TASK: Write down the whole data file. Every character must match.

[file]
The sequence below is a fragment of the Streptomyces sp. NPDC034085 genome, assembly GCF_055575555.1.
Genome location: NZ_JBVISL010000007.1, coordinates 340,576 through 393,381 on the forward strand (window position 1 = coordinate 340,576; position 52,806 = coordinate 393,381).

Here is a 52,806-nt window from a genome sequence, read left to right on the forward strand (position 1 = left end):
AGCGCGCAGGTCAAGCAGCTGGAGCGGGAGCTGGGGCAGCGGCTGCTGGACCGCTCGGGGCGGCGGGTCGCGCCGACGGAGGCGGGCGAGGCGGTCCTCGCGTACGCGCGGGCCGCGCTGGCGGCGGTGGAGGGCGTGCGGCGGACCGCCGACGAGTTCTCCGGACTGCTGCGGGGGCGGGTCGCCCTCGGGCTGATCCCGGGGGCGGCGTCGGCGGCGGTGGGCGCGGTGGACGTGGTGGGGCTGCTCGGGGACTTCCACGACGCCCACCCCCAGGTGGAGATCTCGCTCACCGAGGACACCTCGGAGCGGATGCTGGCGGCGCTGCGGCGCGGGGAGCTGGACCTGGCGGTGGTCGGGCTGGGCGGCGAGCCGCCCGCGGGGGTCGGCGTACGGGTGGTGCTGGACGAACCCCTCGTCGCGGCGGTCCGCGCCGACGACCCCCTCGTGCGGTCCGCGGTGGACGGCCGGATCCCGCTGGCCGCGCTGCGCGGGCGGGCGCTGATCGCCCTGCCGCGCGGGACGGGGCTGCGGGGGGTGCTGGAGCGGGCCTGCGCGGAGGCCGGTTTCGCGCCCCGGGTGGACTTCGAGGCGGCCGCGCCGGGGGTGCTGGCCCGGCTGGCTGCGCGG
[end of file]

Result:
The sequence below is a fragment of the Streptomyces sp. NPDC034085 genome, assembly GCF_055575555.1.
Genome location: NZ_JBVISL010000007.1, coordinates 340,576 through 393,381 on the forward strand (window position 1 = coordinate 340,576; position 52,806 = coordinate 393,381).

Here is a 52,806-nt window from a genome sequence, read left to right on the forward strand (position 1 = left end):
AGCGCGCAGGTCAAGCAGCTGGAGCGGGAGCTGGGGCAGCGGCTGCTGGACCGCTCGGGGCGGCGGGTCGCGCCGACGGAGGCGGGCGAGGCGGTCCTCGCGTACGCGCGGGCCGCGCTGGCGGCGGTGGAGGGCGTGCGGCGGACCGCCGACGAGTTCTCCGGACTGCTGCGGGGGCGGGTCGCCCTCGGGCTGATCCCGGGGGCGGCGTCGGCGGCGGTGGGCGCGGTGGACGTGGTGGGGCTGCTCGGGGACTTCCACGACGCCCACCCCCAGGTGGAGATCTCGCTCACCGAGGACACCTCGGAGCGGATGCTGGCGGCGCTGCGGCGCGGGGAGCTGGACCTGGCGGTGGTCGGGCTGGGCGGCGAGCCGCCCGCGGGGGTCGGCGTACGGGTGGTGCTGGACGAACCCCTCGTCGCGGCGGTCCGCGCCGACGACCCCCTCGTGCGGTCCGCGGTGGACGGCCGGATCCCGCTGGCCGCGCTGCGCGGGCGGGCGCTGATCGCCCTGCCGCGCGGGACGGGGCTGCGGGGGGTGCTGGAGCGGGCCTGCGCGGAGGCCGGTTTCGCGCCCCGGGTGGACTTCGAGGCGGCCGCGCCGGGGGTGCTGGCCCGGCTGGCTGCGCGG